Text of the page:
Data transmission over long distances usually utilizes optical techniques via glass fibres -- this ensures high speed transmission combined with low power dissipation of the signal. For quite some years possibilities have been explored how to go one step further and perform all-optical data processing, with optical transistors and optical logic gates. In particular in the case of quantum information this option would be highly recommendable as the information is often stored in faint light pulses which -- at the ultimate limit -- contain a single photon only. A team around Professor Gerhard Rempe, Leader of the Quantum Dynamics Division and Director at the Max Planck Institute of Quantum Optics, has now made a kind of optical transistor using a cloud of ultracold rubidium atoms. With this new device they observed a twentyfold amplification of signal variations at the one-photon level.
The gain of a transistor describes what effect a small change of the input signal has on the output signal. A significant amount of gain is the precondition for distributing the output signal to the input ports of several transistors without signal attenuation, setting the ground for building complex digital switching circuits.
In the case of an optical transistor the input signal is a weak light pulse, called gate pulse, which modifies the transparency of a "medium" for a second pulse, called target pulse. In the experiment described here the medium consists of a cloud of about 150,000 rubidium atoms, kept in an optical dipole trap which is generated by two crossed laser beams. At temperatures of about 0.30 micro-Kelvin (this is just above absolute zero, zero Kelvin correspond to minus 273 degrees Celsius) the cloud can be held in place for several seconds. The effect of "electromagnetically induced transparency" (EIT), in which a control laser modifies the interaction of a faint light pulse with the medium, makes the atomic cloud transparent for light pulses of certain frequencies.
The atomic cloud is irradiated with two light pulses of the same colour (795 nm), separated in time by two microseconds. The first gate pulse is extremely weak, containing less than one photon on average. In combination with the applied control laser it brings one atom in the cloud into a highly excited Rydberg state. As in this state one of the outer electrons orbits at a large distance from the nucleus, this single excitation has a long-range effect: by the mere presence of the Rydberg atom the corresponding energy levels of all other atoms in the cloud are slightly shifted. When the second target pulse hits the cloud, its colour does not match the EIT conditions anymore. That is why the target pulse is blocked by the atoms.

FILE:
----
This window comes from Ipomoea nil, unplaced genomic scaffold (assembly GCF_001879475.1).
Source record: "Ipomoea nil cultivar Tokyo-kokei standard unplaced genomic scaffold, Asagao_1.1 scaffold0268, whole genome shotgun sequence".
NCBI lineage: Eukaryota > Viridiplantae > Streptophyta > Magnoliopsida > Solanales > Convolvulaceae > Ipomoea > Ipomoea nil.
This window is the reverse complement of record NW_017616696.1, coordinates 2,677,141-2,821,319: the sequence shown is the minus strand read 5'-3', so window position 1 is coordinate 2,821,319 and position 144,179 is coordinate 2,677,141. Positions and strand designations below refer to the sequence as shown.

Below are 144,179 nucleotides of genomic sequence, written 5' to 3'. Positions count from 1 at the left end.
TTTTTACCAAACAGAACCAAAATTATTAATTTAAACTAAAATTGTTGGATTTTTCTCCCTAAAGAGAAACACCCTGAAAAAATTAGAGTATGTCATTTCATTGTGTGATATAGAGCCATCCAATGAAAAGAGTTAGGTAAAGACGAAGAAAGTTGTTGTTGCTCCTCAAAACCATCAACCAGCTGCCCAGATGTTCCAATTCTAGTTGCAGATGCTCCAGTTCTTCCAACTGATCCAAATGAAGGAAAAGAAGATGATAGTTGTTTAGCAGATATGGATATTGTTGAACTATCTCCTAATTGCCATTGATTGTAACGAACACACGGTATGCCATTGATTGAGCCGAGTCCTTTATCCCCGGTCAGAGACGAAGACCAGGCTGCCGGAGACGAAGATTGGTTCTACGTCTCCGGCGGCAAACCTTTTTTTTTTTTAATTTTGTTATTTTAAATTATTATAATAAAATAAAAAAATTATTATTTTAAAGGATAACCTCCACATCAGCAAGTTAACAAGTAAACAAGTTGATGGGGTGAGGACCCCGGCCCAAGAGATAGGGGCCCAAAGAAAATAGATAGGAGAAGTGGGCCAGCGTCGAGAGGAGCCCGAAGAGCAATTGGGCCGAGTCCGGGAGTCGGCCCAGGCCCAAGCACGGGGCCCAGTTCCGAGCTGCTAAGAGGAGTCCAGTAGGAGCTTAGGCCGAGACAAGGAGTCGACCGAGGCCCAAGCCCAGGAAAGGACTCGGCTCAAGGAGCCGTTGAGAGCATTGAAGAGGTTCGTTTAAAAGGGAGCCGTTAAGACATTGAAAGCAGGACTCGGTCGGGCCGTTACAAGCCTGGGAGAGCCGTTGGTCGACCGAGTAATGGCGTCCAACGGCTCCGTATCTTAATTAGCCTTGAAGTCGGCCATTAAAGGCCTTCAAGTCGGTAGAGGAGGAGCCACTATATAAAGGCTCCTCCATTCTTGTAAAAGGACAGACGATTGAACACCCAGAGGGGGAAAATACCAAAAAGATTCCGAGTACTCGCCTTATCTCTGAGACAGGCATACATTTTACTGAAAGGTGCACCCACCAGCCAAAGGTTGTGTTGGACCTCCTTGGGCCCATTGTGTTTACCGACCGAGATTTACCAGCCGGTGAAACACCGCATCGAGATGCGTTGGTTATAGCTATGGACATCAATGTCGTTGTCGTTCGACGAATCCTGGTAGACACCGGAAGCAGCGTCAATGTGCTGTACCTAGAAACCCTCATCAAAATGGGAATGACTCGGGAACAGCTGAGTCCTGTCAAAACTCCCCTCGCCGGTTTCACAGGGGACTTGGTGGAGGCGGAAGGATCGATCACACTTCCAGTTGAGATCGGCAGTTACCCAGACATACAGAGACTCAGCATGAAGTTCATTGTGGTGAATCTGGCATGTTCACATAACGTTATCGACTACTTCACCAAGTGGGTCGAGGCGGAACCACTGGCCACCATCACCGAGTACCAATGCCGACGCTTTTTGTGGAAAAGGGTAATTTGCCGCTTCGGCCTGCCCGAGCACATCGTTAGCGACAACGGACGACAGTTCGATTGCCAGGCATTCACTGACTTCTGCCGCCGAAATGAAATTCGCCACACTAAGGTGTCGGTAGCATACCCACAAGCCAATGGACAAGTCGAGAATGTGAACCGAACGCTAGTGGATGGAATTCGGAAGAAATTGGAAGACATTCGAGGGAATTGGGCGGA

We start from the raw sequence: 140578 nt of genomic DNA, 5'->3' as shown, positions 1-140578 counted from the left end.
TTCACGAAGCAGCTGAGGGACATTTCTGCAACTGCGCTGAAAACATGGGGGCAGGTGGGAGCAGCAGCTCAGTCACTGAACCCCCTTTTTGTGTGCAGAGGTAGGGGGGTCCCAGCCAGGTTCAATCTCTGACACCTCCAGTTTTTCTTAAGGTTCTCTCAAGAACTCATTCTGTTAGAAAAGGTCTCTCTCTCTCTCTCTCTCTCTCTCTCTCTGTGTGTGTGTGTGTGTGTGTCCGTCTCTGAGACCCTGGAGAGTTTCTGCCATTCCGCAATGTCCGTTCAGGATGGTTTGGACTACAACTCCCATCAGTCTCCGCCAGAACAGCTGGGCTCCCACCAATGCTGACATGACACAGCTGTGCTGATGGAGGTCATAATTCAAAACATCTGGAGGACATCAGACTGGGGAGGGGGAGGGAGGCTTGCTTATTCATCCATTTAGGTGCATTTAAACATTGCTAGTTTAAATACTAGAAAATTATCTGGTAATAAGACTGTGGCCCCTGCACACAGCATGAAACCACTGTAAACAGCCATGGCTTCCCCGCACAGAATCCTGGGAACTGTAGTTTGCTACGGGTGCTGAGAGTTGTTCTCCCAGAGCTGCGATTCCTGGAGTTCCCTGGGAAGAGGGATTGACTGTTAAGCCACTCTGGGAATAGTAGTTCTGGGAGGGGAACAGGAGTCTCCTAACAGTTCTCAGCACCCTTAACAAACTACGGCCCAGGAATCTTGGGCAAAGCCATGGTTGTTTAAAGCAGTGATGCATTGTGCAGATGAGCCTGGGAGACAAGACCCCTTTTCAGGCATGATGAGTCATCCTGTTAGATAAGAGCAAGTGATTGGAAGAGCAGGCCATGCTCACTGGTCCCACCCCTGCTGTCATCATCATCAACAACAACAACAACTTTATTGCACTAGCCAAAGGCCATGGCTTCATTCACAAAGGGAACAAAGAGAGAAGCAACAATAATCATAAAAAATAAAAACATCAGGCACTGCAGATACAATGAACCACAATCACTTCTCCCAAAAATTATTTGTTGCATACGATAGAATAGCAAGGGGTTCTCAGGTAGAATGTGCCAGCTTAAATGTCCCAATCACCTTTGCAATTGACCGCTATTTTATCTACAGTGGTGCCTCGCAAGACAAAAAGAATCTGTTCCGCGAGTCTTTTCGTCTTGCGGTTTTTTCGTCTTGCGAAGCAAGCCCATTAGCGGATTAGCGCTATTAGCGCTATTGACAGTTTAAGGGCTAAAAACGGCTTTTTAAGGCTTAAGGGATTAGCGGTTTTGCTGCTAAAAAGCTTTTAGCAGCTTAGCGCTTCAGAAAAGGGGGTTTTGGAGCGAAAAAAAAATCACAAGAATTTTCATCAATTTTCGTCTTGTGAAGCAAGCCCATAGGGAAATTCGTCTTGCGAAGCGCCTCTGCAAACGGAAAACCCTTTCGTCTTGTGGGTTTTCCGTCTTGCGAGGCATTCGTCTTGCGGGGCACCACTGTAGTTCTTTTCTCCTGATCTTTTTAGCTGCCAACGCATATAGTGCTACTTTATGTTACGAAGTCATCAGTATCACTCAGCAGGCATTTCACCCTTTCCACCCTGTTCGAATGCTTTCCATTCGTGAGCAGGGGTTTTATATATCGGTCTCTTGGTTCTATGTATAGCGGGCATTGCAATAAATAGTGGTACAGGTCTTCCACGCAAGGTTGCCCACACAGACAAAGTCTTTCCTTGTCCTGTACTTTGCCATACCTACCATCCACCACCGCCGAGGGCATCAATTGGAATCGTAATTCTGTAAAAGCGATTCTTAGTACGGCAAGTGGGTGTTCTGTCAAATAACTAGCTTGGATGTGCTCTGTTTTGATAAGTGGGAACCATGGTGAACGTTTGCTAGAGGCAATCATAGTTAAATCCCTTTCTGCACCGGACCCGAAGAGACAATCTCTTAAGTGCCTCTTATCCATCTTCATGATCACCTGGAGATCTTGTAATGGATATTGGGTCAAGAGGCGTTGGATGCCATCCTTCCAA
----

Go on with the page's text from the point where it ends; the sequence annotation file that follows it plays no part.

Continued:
A couple of months ago the team of Prof. Rempe has demonstrated that it is possible to switch the transmission properties of a cloud of rubidium atoms with single photons (PRL, Feb. 18th, 2014). However, this effect was achieved under severe limitations concerning duration as well as intensity of the target pulses.
"In the present experiment we have changed a few things, most importantly, we use control lasers with different wavelengths for gate and target pulses.," Dr. Stephan Dürr, leading scientist at the experiment, points out. "That way we avoid that the target pulse couples to the Rydberg excitation and retrieves the gate pulse, even for long durations of the target pulse." Furthermore, different Rydberg states were chosen that give rise to a Förster resonance at which the Rydberg atoms interact with each other even more strongly than they usually would. "The Förster-resonance enhances the effect of the Rydberg blockade which is the true mechanism that prevents the target pulse from traversing the atomic cloud," Daniel Tiarks, doctoral candidate at the experiment, explains. "Furthermore, with the principle quantum numbers of the chosen Rydberg states we get a smaller effect of self-blockade of the photons in the target pulse, another obstruction that we had to deal with in our previous experiment. With all these measures we were able to increase the duration of the target pulse by two orders of magnitude, up to 200 microseconds."
By comparing the intensities of the outgoing target pulses with and without a preceding gate pulse (a single photon), the reduction of the target signal was determined. "Right at the Förster-resonance we observe a reduction of 20 photons.," Stephan Dürr says. "This effect should make it possible -- at least in principle -- to cascade such transistors in order to solve complex computational tasks. In addition, the present experiment demonstrates a new and non-destructive method for the detection of Rydberg excitations. Because of the high amplification we can reveal whether a single Rydberg excitation has been created in the atomic cloud in a single shot."
The above story is based on materials provided by Max Planck Institute of Quantum Optics. The original article was written by Olivia Meyer-Streng. Note: Materials may be edited for content and length.
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